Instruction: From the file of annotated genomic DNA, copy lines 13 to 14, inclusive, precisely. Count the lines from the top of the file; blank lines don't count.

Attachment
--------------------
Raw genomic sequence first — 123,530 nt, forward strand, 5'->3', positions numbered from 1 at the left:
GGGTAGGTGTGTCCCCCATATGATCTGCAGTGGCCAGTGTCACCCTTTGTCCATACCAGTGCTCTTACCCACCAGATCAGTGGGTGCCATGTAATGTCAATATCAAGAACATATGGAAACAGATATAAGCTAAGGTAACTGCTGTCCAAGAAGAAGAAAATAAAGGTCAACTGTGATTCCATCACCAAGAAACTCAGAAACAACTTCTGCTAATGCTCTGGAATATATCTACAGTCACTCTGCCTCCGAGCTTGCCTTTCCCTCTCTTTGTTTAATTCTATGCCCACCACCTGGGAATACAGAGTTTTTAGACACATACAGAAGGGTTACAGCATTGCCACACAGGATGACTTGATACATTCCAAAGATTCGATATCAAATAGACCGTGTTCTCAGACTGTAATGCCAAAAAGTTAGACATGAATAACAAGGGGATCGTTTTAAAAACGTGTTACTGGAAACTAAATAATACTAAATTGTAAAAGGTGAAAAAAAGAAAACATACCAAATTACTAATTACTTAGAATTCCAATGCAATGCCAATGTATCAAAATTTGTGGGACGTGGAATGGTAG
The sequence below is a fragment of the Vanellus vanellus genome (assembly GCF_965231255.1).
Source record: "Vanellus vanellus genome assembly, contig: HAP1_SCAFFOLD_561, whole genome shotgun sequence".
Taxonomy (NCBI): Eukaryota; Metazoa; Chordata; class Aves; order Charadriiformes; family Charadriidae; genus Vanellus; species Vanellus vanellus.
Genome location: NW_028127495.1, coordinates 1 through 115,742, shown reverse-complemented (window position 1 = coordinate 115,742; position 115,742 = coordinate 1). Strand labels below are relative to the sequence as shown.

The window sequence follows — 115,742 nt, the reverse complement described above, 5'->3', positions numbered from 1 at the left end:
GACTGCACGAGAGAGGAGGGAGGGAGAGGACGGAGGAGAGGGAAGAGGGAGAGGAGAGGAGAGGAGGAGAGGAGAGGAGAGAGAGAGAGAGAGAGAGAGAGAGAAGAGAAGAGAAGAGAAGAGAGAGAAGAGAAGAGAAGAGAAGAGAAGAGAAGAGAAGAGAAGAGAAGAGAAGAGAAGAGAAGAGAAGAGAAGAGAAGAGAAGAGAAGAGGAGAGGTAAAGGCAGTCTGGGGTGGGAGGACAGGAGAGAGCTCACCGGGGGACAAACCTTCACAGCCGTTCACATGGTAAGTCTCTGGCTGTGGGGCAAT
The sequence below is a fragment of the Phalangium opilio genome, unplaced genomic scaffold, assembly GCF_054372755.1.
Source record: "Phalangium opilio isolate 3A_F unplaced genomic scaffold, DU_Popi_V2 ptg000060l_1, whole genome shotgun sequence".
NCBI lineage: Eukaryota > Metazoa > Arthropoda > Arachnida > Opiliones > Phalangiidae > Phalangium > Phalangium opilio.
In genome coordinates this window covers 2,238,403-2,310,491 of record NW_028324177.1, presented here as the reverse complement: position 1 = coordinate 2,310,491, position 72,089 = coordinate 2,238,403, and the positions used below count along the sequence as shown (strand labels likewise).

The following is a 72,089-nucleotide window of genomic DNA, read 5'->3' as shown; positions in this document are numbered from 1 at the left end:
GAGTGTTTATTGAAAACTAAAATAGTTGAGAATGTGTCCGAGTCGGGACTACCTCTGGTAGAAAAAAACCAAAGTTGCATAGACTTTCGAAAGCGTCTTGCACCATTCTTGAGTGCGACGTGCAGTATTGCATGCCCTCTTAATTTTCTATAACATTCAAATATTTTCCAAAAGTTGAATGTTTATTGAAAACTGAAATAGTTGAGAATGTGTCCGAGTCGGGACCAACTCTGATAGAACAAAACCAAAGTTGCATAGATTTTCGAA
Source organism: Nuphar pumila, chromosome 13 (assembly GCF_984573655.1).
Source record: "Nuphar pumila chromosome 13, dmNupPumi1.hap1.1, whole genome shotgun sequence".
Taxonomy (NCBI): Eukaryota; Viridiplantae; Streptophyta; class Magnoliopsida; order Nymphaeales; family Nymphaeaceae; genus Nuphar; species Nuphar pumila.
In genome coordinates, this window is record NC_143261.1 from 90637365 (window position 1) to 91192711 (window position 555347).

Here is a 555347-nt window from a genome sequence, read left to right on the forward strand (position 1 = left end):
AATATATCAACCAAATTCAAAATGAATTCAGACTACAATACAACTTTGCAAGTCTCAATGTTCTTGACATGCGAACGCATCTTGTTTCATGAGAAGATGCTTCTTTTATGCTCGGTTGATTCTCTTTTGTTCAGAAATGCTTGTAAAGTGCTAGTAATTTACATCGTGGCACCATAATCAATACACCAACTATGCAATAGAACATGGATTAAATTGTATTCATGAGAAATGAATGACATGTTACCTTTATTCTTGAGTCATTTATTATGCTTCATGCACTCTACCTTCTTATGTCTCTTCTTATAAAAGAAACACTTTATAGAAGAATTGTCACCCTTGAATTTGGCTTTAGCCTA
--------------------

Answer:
The following is a 72,089-nucleotide window of genomic DNA, read 5'->3' as shown; positions in this document are numbered from 1 at the left end:
GAGTGTTTATTGAAAACTAAAATAGTTGAGAATGTGTCCGAGTCGGGACTACCTCTGGTAGAAAAAAACCAAAGTTGCATAGACTTTCGAAAGCGTCTTGCACCATTCTTGAGTGCGACGTGCAGTATTGCATGCCCTCTTAATTTTCTATAACATTCAAATATTTTCCAAAAGTTGAATGTTTATTGAAAACTGAAATAGTTGAGAATGTGTCCGAGTCGGGACCAACTCTGATAGAACAAAACCAAAGTTGCATAGATTTTCGAA